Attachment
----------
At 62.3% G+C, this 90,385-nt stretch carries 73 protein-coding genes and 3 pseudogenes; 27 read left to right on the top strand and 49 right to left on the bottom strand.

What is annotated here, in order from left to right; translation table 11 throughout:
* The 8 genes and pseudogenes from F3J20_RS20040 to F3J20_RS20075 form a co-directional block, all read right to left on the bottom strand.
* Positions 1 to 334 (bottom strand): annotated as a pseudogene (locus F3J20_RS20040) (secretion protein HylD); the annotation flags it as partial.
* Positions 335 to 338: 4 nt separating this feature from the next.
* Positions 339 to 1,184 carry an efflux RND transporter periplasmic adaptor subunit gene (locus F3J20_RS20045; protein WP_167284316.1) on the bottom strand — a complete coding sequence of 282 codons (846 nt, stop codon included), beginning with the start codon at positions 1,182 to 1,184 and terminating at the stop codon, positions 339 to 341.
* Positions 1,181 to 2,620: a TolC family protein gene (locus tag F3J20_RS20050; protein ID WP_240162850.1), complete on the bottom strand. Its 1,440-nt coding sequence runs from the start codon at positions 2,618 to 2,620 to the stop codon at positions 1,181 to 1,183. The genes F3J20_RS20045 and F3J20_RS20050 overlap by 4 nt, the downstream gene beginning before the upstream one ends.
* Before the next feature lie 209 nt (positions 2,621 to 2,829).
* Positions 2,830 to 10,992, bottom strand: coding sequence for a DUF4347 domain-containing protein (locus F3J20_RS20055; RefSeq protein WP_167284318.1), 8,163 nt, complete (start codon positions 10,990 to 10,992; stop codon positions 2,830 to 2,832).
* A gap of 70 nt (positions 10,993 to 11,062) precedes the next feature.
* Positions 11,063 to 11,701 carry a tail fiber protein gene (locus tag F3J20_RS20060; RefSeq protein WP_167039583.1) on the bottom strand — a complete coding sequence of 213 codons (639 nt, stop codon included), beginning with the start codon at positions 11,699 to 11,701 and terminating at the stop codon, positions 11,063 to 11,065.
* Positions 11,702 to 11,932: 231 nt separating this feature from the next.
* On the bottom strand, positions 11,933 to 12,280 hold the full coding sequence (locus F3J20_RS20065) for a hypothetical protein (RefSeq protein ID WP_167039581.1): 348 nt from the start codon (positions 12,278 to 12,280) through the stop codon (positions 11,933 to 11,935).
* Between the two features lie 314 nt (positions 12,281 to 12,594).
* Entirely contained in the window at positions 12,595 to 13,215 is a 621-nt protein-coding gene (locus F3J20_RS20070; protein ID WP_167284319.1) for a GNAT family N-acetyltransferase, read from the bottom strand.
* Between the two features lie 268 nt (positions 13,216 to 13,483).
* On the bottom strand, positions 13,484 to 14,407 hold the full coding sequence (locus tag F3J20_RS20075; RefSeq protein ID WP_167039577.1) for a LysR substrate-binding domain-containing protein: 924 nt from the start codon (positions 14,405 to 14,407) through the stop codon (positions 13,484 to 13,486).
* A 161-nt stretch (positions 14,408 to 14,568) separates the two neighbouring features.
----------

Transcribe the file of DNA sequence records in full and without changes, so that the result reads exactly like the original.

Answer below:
At 62.3% G+C, this 90,385-nt stretch carries 73 protein-coding genes and 3 pseudogenes; 27 read left to right on the top strand and 49 right to left on the bottom strand.

What is annotated here, in order from left to right; translation table 11 throughout:
* The 8 genes and pseudogenes from F3J20_RS20040 to F3J20_RS20075 form a co-directional block, all read right to left on the bottom strand.
* Positions 1 to 334 (bottom strand): annotated as a pseudogene (locus F3J20_RS20040) (secretion protein HylD); the annotation flags it as partial.
* Positions 335 to 338: 4 nt separating this feature from the next.
* Positions 339 to 1,184 carry an efflux RND transporter periplasmic adaptor subunit gene (locus F3J20_RS20045; protein WP_167284316.1) on the bottom strand — a complete coding sequence of 282 codons (846 nt, stop codon included), beginning with the start codon at positions 1,182 to 1,184 and terminating at the stop codon, positions 339 to 341.
* Positions 1,181 to 2,620: a TolC family protein gene (locus tag F3J20_RS20050; protein ID WP_240162850.1), complete on the bottom strand. Its 1,440-nt coding sequence runs from the start codon at positions 2,618 to 2,620 to the stop codon at positions 1,181 to 1,183. The genes F3J20_RS20045 and F3J20_RS20050 overlap by 4 nt, the downstream gene beginning before the upstream one ends.
* Before the next feature lie 209 nt (positions 2,621 to 2,829).
* Positions 2,830 to 10,992, bottom strand: coding sequence for a DUF4347 domain-containing protein (locus F3J20_RS20055; RefSeq protein WP_167284318.1), 8,163 nt, complete (start codon positions 10,990 to 10,992; stop codon positions 2,830 to 2,832).
* A gap of 70 nt (positions 10,993 to 11,062) precedes the next feature.
* Positions 11,063 to 11,701 carry a tail fiber protein gene (locus tag F3J20_RS20060; RefSeq protein WP_167039583.1) on the bottom strand — a complete coding sequence of 213 codons (639 nt, stop codon included), beginning with the start codon at positions 11,699 to 11,701 and terminating at the stop codon, positions 11,063 to 11,065.
* Positions 11,702 to 11,932: 231 nt separating this feature from the next.
* On the bottom strand, positions 11,933 to 12,280 hold the full coding sequence (locus F3J20_RS20065) for a hypothetical protein (RefSeq protein ID WP_167039581.1): 348 nt from the start codon (positions 12,278 to 12,280) through the stop codon (positions 11,933 to 11,935).
* Between the two features lie 314 nt (positions 12,281 to 12,594).
* Entirely contained in the window at positions 12,595 to 13,215 is a 621-nt protein-coding gene (locus F3J20_RS20070; protein ID WP_167284319.1) for a GNAT family N-acetyltransferase, read from the bottom strand.
* Between the two features lie 268 nt (positions 13,216 to 13,483).
* On the bottom strand, positions 13,484 to 14,407 hold the full coding sequence (locus tag F3J20_RS20075; RefSeq protein ID WP_167039577.1) for a LysR substrate-binding domain-containing protein: 924 nt from the start codon (positions 14,405 to 14,407) through the stop codon (positions 13,484 to 13,486).
* A 161-nt stretch (positions 14,408 to 14,568) separates the two neighbouring features.